Hari Proklamasi Kemerdekaan Negara RI (RI stands for Republik Indonesia), or Indonesian Independence Day is celebrated yearly on August 17th to mark the Proclamation (Declaration) of Indonesian Independence on Friday, August 17, 1945. Prior to the proclamation, Indonesia had been colonized by the Portuguese, Dutch, and Japanese for over 300 years. As such, the Independence day is also called as Hari Proklamasi Kemerdekaan Republik Indonesia or just Hari Proklamasi.
The upcoming Saturday, 17 August 2013, Indonesia will celebrate the 68th Independence Day. The celebration is expected to last from about Saturday, 10 August 2013 to Saturday, 31 August 2013. Indonesian Independence Day 2013 is often called fondly as tujuhbelasan, roughly meaning festival of the seventeenth, just like how American called their Independence Day as 4th of July. As a maritime / archipelago country, Indonesia often do not have a consistent island count, and thus in school it is usually taught that the country has 17845 islands, which is the number taken from the independence date (17th day of 8th month in the year 1945).


Independence day is a huge celebration in Indonesia. Most businesses and offices are closed on the Independence day, but preparations are started 2-3 months before that. Business and locals are chirping in for activities with donations. Streets and building around the country are decorated with the ornaments such as Indonesian red-white flags and congratulatory banners.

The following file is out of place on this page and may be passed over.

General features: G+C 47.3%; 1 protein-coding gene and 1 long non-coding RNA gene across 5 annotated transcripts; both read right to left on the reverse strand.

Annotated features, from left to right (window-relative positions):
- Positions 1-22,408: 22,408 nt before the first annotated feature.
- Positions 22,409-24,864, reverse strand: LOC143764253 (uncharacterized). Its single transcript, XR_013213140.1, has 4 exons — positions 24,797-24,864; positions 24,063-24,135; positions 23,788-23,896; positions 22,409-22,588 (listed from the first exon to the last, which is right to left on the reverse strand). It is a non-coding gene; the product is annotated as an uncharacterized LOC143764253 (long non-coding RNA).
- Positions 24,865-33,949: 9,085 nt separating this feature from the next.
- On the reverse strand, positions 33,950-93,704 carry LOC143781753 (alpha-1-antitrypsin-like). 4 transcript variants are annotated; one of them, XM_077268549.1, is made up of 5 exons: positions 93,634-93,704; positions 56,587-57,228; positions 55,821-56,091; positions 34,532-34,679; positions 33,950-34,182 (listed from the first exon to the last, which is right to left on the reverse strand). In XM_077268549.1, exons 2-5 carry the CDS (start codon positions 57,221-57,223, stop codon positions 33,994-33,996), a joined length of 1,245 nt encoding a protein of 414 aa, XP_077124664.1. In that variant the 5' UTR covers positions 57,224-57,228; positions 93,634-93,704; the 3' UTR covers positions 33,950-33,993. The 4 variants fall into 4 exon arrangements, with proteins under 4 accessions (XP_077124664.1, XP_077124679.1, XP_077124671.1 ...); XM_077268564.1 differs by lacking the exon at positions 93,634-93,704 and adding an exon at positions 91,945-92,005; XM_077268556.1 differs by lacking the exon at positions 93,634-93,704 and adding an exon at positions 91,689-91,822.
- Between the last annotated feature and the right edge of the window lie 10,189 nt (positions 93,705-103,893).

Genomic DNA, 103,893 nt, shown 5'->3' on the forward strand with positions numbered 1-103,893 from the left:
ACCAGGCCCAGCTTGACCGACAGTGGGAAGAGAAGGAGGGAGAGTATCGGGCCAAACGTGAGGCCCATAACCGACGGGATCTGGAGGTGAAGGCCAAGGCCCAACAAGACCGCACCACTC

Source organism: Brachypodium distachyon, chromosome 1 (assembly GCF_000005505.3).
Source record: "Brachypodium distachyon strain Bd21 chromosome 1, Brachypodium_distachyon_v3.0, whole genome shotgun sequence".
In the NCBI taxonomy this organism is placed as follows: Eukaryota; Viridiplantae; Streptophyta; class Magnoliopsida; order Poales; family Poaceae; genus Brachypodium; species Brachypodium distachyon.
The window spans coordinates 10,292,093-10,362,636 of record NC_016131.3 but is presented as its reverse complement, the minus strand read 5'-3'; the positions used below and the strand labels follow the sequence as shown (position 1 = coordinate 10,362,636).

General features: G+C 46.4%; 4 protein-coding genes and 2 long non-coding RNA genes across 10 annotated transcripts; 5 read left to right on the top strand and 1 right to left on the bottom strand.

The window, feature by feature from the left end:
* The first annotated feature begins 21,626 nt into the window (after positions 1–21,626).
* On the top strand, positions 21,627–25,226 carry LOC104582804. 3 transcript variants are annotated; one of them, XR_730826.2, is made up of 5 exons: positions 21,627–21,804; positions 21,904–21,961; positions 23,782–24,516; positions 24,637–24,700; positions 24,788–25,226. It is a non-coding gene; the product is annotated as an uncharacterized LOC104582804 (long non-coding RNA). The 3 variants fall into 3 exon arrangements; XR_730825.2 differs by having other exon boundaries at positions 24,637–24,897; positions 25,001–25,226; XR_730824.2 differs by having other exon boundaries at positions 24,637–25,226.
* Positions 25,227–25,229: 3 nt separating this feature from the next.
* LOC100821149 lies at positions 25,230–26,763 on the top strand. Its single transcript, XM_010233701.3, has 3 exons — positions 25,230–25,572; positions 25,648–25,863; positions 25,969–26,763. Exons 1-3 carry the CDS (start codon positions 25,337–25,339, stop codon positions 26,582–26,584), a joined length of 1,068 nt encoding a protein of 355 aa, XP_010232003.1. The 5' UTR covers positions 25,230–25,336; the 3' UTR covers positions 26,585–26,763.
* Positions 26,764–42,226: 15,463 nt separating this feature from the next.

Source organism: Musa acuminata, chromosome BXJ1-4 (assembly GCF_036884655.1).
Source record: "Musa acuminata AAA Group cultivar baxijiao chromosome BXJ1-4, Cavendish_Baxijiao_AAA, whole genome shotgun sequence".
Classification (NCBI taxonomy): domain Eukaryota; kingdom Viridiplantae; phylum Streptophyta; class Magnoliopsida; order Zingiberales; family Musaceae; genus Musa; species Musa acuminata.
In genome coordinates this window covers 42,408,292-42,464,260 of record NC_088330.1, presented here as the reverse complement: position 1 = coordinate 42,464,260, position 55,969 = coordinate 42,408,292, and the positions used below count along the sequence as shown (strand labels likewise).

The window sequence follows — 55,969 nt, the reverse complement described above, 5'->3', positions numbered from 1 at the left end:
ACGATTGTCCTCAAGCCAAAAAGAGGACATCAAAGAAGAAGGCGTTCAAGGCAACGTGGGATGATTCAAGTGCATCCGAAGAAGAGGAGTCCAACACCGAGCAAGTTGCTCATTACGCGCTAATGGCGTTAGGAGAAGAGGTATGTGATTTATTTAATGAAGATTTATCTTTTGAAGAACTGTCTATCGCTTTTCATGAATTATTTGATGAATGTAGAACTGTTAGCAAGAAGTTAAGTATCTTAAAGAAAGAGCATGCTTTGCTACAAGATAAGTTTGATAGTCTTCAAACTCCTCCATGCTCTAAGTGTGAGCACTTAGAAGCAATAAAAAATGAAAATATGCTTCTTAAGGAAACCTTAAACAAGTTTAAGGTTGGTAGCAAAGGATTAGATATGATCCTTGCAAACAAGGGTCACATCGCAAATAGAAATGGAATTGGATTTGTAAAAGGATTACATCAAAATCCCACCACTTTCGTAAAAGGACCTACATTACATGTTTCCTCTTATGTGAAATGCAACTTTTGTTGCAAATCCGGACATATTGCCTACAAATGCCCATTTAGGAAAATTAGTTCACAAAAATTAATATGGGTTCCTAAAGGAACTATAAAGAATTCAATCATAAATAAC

This year, Ramadhan or Bulan Puasa 2013 falls in the month of August, but the Indonesian Independence Day 2013 falls on around 9 days after the end of Ramadhan 2013 (Eid al-Fitr 2013). Thus, the celebration of Indonesian Independence Day 2013 will be more festal than the last three years when Indonesian Independence Day occurred during Ramadhan fasting month.
Visitors can expect to observe lots of interesting activities days around the festival. In almost every villages, town and cities, you can watch sports competitions and free concerts. On the day itself, the main attractions are the town parades, with marching bands, decorated cars and bikes, barongs, and kuda lumpings.

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For the locals, one of the most anticipated activity is the panjat pinang game. People groups into a team of 3-6 persons each, to attempt a climb of slippery poles for gifts and prizes on top of the pole. It’s really quite fun to watch.
04. Tilem Sasih Karo (Balinese 2nd New Moon)
19. Purnama Sasih Katiga (Balinese 3rd Full Moon)
28. Tumpek Wariga / Pengatang (Balinese Celebration for trees)

Tumpek Wariga (Balinese Celebration for Trees)
It comes once in every six months or every 210 days, suggesting the Balinese to worship God Sangkara the God of Vegetation. It’s a right time to beg the God to give His grace so the vegetation can provide a lot of crops.


Tumpek Wariga is a ritual ceremony dedicated to the vegetations. It’s also known as Tumpek Pengarah or Tumpek Uduh or Tumpek Bubuh. It’s called as Tumpek Pengarah since it’s a day to give instruction or suggestion for the vegetation to provide a lot of food (fruits, leaves, etc).
It enables the Balinese to make any preparation to held Galungan Day that will come in a few weeks ahead. Pengarah means instruction.